The cultural times of the 1950's were a very exciting and changing time in the world of America. After World War II America began to live life with more passion than before. As the times were changing in the 1950's, teenagers started to come into their own. Teenagers started to form their own little world. In the chapter two and seven of "Popular Culture in the Fifties" by Frank A. Salamone, Salamone gives many examples of how teenagers are beginning to come into their own. Salamone uses fads, sex, and hangouts as some ideas to show how teens came into their own in the 1950's.
Teens often define fads. One of the biggest fads for teens in the 1950's was the style of their cloths. " Both guys and gals decided that dressing like mom or dad was square" (Salamone 27). Teens did not want to look like their parents, so they had a different style then there parents.
The girls wore tight dresses and had a beehive hairstyle. Girls who did not want "to reveal too much" (27), were classified as the American ' bobby soxer' style. The 'bobby soxer' style was stiffened petticoats, skirts, and a ponytail. These styles were the basic fad for teenaged girls in the 1950's. The guys also had two styles of dressing. Guys went with the greaser look or the collegiate look. The greaser look featured a black leather jacket, jeans, and a white tee shirt. A classic example of the greaser look is Danny Zuko from the movie "Grease". The guys who went for the collegiate look were very clean cut. They wore white buck shoes and a varsity letter sweater. Teens hated dressing like their parents, it made them feel old. " The clothing defines the age almost as clearly as the styles" (Salamone 98).
" There was far more sex taking place than people realized, and much of it was occurring between teenagers" (Salamone 30). Teenagers in the 1950's were having a lot of sex. Parents were well concerned about their sons and daughters having sex. " In the 1950's parents took special care to discourage their daughters for premature sexual experiences" (Salamone 30). Parents did not want their children to have premature sex; they felt it was nasty, dirty, and dangerous. However parents did realize it had to be discussed more openly then before because these were changing times in the youth of America. If a teenage girl were to become pregnant in the 1950's there were two options. The first was for the two teens to be married immediately. The second was being sent off until they had the baby; they would of course return home with out their child.
Not only did parents discourage pre- marital sex, but they also taught their children that it was wrong to be a homosexual. Teenagers in the 1950's were taught their gender role, and if someone was caught as a homosexual, they were abused both verbally and physically.
Another idea that Salamone uses is the teenage hangout. As a teenager the place to be hanging out was often a diner, drive- in, or a drive- in restaurant. Many teens went to these places with friends or their boyfriend or girlfriend to hangout.
" Teens did have hormones in the fifties. The drive-ins allowed a certain amount of privacy in a public setting" (Salamone 34). Many would go to the drive- in to watch a movie with their lover and start to participate in sexual activities.
Usually after the movies the teens would go to a diner to get something to eat. Just like the movies we see today about the 1950's, diners were a good place to hang out and enjoy a hamburger, fries, and a milkshake. The food was cheap and good. Teens in the 1950's were much less health conscious then teens of today.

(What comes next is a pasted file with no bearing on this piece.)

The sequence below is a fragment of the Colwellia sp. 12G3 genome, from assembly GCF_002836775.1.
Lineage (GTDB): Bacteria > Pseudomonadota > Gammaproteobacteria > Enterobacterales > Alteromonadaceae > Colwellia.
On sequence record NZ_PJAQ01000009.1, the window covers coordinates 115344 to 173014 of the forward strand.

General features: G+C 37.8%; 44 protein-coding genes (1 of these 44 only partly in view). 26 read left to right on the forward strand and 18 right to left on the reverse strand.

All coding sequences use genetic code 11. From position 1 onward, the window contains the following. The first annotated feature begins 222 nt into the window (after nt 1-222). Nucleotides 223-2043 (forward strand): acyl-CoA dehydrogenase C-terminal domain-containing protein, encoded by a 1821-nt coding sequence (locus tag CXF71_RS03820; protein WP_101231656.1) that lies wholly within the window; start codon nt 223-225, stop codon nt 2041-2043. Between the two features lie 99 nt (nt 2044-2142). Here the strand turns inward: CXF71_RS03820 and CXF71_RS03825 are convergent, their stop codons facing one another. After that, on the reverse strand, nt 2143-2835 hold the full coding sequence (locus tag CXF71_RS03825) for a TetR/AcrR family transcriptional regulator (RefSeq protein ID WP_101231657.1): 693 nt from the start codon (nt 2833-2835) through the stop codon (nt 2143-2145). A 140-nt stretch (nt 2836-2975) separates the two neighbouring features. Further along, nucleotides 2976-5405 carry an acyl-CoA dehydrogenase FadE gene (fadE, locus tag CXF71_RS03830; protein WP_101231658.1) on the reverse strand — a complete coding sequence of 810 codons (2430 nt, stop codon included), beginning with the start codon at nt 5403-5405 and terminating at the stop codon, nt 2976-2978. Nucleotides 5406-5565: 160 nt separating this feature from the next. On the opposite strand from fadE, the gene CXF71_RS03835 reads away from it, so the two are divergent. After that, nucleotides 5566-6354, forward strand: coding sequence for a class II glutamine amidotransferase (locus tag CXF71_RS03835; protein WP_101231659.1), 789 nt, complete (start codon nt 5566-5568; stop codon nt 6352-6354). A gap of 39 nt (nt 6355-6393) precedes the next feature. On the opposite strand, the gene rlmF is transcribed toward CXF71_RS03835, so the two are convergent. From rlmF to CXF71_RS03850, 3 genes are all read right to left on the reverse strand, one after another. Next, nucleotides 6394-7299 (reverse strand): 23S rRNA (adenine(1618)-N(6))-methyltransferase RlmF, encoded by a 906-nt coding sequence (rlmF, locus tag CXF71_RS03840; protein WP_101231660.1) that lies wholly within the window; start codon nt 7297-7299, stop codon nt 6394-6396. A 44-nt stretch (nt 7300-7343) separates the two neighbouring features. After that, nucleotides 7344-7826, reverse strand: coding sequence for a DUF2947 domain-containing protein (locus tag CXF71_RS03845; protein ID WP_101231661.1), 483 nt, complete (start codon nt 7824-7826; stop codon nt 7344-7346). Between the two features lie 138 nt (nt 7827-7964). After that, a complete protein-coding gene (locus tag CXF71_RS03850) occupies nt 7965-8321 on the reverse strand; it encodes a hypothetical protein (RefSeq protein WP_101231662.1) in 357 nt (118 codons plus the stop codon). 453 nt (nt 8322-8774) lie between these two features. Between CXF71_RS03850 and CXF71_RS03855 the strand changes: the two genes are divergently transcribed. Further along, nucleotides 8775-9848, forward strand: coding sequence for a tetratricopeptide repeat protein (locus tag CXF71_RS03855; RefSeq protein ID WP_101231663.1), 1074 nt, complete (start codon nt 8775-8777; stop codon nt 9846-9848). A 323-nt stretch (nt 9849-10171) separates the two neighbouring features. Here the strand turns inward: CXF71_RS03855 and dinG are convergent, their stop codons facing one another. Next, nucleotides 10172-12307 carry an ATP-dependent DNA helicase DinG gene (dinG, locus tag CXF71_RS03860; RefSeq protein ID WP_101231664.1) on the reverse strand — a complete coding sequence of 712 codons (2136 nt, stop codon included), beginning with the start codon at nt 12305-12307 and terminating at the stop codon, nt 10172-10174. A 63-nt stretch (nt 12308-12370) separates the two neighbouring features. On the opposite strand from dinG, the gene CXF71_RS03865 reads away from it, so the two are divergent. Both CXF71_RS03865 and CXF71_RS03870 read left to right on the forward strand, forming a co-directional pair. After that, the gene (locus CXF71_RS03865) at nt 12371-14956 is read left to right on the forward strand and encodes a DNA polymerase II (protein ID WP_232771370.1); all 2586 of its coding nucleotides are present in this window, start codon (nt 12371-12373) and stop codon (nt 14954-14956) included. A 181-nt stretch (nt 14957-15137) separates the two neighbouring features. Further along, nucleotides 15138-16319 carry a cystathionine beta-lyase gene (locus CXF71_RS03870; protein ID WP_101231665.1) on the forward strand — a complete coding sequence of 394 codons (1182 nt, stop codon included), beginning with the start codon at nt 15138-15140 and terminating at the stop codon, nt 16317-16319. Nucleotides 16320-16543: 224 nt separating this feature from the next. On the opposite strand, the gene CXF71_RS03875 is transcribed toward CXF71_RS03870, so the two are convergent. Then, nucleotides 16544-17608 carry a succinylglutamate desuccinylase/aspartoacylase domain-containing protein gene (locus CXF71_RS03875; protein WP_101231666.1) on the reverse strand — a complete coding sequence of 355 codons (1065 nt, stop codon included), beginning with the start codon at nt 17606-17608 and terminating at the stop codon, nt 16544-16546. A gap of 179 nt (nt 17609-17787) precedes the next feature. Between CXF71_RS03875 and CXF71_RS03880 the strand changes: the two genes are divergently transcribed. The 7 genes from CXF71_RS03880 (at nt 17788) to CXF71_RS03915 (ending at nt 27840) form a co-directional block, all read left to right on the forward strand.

Many teens would also go to a drive- in restaurant. They liked to sit in their cars and have soda pop with their friends; sometimes they would go back and forth from their car to the restaurant. The diner, drive- ins, and drive-in restaurants were the biggest hangout places for teenagers in the 1950's; they were like a second home to them.
Salamone uses great ideas to support the idea that in the 1950's teens started to come into their own. He uses many good examples of this. I agree with Salamone on his views. I believe that teens did have their own little world in the 1950's. They had their own fads, they were engaging in sexual activities, and they always hung out at the diner, drive-in movie, or drive- in restaurant. I agree with Salamone and his ideas about teenager in the 1950's. I think he gives a very clear picture of how all different types of teenagers acted in the 1950's. In reading these chapters I read about things that I already knew as well as learning new information about the " Popular Culture in The Fifties".
In conclusion, the 1950's were a big decade for teenagers. Teens lived in their own little world. Much like the ones all teenagers live in no matter what time period they grow up in. The difference between the teens of the 1950's as opposed to other generations is that they really had a big part in changing the face of American teens and how they were looked at. I think teenager of the 1950's showed that they growing but they still had there child hood innocence with them. I think teens of fifties wanted to live their life to the fullest. Unlike the generation before them of the 1940's when so many young men lost there lives in World War II. I think teenagers in the 1950's had a good sense of how fragile life was. They knew how to have within their means and not to take any of it for granted. Teenagers in the 1950's opened up doors for the teenagers of today. I have often asked myself the question if I had one time period to grow up in when would it be? My answer was always the 1950's and this book only validated when I would of liked to grow up.